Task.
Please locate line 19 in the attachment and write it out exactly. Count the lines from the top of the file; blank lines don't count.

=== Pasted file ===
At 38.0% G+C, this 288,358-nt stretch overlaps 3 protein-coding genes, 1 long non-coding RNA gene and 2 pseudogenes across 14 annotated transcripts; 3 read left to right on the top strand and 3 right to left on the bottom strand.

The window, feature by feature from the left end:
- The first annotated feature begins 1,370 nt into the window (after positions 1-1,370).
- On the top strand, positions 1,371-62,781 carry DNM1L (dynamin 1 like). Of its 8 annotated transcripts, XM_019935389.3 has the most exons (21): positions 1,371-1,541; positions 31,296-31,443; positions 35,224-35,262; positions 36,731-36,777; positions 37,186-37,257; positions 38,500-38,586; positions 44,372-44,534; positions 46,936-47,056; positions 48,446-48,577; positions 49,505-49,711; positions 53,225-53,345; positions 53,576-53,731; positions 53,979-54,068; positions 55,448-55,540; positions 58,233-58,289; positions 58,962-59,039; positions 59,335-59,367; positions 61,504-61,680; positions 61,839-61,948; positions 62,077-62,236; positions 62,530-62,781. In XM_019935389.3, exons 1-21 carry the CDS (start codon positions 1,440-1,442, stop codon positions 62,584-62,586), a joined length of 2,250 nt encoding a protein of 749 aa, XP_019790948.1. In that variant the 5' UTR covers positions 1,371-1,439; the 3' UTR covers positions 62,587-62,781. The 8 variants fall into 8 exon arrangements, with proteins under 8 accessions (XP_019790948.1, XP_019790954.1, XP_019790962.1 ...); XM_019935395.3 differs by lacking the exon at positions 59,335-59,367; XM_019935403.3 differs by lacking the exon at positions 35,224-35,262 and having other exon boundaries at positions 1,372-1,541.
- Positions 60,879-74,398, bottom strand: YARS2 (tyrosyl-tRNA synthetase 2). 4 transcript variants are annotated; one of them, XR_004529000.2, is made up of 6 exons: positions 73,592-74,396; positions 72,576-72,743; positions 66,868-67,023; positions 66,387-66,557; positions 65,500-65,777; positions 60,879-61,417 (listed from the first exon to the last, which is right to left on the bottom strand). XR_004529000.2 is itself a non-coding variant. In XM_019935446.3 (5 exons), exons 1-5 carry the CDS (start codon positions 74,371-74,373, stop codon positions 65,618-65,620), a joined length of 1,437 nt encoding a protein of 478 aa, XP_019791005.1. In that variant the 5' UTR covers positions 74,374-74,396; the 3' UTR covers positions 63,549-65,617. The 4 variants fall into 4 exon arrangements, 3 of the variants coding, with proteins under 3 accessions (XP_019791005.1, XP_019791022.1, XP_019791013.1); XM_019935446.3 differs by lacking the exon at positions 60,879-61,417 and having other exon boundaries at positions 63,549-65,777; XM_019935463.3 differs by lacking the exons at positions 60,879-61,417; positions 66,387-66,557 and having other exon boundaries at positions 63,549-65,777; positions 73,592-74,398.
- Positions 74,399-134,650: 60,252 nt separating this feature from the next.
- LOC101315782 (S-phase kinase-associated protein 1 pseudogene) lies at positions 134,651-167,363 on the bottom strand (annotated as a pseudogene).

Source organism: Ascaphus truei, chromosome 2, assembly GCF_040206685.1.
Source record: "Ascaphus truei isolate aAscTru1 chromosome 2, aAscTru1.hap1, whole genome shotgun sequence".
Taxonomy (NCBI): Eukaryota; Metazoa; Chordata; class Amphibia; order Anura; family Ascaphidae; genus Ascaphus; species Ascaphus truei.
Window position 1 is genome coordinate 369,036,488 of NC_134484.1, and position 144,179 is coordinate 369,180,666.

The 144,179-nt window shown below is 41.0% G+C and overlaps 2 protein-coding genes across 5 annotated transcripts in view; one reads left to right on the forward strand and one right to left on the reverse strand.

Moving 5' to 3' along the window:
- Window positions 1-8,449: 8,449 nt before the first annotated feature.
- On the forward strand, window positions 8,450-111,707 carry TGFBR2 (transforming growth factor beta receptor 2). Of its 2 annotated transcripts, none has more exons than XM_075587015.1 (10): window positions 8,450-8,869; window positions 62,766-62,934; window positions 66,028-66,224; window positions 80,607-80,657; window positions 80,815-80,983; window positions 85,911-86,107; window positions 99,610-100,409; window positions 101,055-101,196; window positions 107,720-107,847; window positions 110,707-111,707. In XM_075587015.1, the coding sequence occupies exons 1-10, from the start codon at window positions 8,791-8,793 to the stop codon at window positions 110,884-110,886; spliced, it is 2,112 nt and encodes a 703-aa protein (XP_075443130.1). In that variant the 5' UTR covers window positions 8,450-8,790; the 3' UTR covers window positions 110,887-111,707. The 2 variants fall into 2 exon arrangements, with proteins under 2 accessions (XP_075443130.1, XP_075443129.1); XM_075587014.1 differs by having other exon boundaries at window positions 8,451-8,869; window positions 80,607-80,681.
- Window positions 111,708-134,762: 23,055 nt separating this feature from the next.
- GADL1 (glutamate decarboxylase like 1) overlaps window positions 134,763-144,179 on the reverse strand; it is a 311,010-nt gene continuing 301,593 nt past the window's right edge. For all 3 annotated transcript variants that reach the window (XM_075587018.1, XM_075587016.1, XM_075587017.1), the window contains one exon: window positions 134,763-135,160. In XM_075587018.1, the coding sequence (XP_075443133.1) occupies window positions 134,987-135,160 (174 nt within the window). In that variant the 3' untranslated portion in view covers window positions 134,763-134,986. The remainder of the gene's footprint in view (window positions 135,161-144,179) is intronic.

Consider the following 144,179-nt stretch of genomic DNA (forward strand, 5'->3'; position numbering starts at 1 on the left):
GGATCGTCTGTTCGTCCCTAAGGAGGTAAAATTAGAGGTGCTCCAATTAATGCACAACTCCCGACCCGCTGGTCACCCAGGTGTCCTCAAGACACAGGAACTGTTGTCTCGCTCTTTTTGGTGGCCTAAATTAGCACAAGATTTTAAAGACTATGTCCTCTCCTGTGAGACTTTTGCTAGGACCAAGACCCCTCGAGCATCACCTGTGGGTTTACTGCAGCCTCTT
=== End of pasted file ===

GGATCGTCTGTTCGTCCCTAAGGAGGTAAAATTAGAGGTGCTCCAATTAATGCACAACTCCCGACCCGCTGGTCACCCAGGTGTCCTCAAGACACAGGAACTGTTGTCTCGCTCTTTTTGGTGGCCTAAATTAGCACAAGATTTTAAAGACTATGTCCTCTCCTGTGAGACTTTTGCTAGGACCAAGACCCCTCGAGCATCACCTGTGGGTTTACTGCAGCCTCTT